I was not in the ballpark with my guess. Were you? 

Steve Badger and I always debate whether the amounts previously adjusted have to be the high and low of what an appraisal award can be.  I have always believed that the appraisal panel can come up with amounts far higher or lower, although such instances should be rare unless something was overlooked or not measured.

It is hard to believe that such a huge mistake in an estimate could occur after a case is so close to trial and years after litigation was filed with a competent law firm representing the policyholder. It almost suggests that if the appraiser is correct, the underlying law firm committed malpractice because they were far mistaken in their claim for damages compared to the newly appointed appraiser’s finding. 

This litigated-turned-appraisal case is worthy of study. It is certainly on the BadgerLand map and will be discussed in the future at conferences involving appraisal. 

What did the trial court do with the motion to stay? The Order granted the stay and is giving the insurance company 180 days to adjust the new damages before coming up with a coverage determination. This means that a 2016 hail damage loss is dragging out at least until 2024. 

If you are not showing up for the debates and lessons where Badger and I poke fun and provide real-life learning scenarios regarding appraisal issues, you are missing out. Indeed, I am providing, for those that attend events where I am personally speaking, three free learning tools for their adjustment and appraisal toolkit. You only have to show up, learn to be the type of appraiser or umpire one would want to hire, and make more money by having better credentials.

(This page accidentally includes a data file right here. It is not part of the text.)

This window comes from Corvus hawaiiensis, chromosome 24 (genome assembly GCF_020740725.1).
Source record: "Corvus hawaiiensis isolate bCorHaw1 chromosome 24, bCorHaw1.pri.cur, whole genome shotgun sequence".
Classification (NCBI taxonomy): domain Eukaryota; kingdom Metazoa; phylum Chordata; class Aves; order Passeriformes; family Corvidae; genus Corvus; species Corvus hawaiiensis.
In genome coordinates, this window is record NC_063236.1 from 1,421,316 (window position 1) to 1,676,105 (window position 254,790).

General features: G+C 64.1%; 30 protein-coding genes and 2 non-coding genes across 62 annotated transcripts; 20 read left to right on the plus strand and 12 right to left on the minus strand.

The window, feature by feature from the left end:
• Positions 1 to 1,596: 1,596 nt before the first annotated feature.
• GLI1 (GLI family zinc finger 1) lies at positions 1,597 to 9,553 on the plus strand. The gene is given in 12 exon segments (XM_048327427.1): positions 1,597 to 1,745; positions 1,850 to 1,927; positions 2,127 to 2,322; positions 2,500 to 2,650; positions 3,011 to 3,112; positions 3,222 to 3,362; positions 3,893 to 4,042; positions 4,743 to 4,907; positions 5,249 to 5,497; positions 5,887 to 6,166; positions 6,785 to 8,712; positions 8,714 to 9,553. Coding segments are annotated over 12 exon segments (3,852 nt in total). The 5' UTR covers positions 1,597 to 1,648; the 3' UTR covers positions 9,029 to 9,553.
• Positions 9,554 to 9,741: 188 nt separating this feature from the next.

Bob Norton’s classes have been tweaked and improvised to be the best of the breed. The IAUA provides an excellent instruction in the appraisal process. I encourage those involved in appraisal to obtain the certifications from the IAUA. I get paid nothing to say that but feel that Bob’s lessons are excellent. 

The IAUA’s next event that I speak at will be in Houston on August 16 and 17. Here is the link.

Thought For The Day 

The Smurfs – and they’re this way in Peyo’s comics as well – do have a rubbery indestructibility about them. They can get bruised & battered. But they then just sort of bounce back very quickly, like those classic cartoon characters Wiley Coyote and Tom & Jerry.

—Kelly Asbury

1 San Antonio Independent School District v. Lexington Ins. Co., No. 2017CI15803 (Tex. – Bexar Co. Dist. Ct.).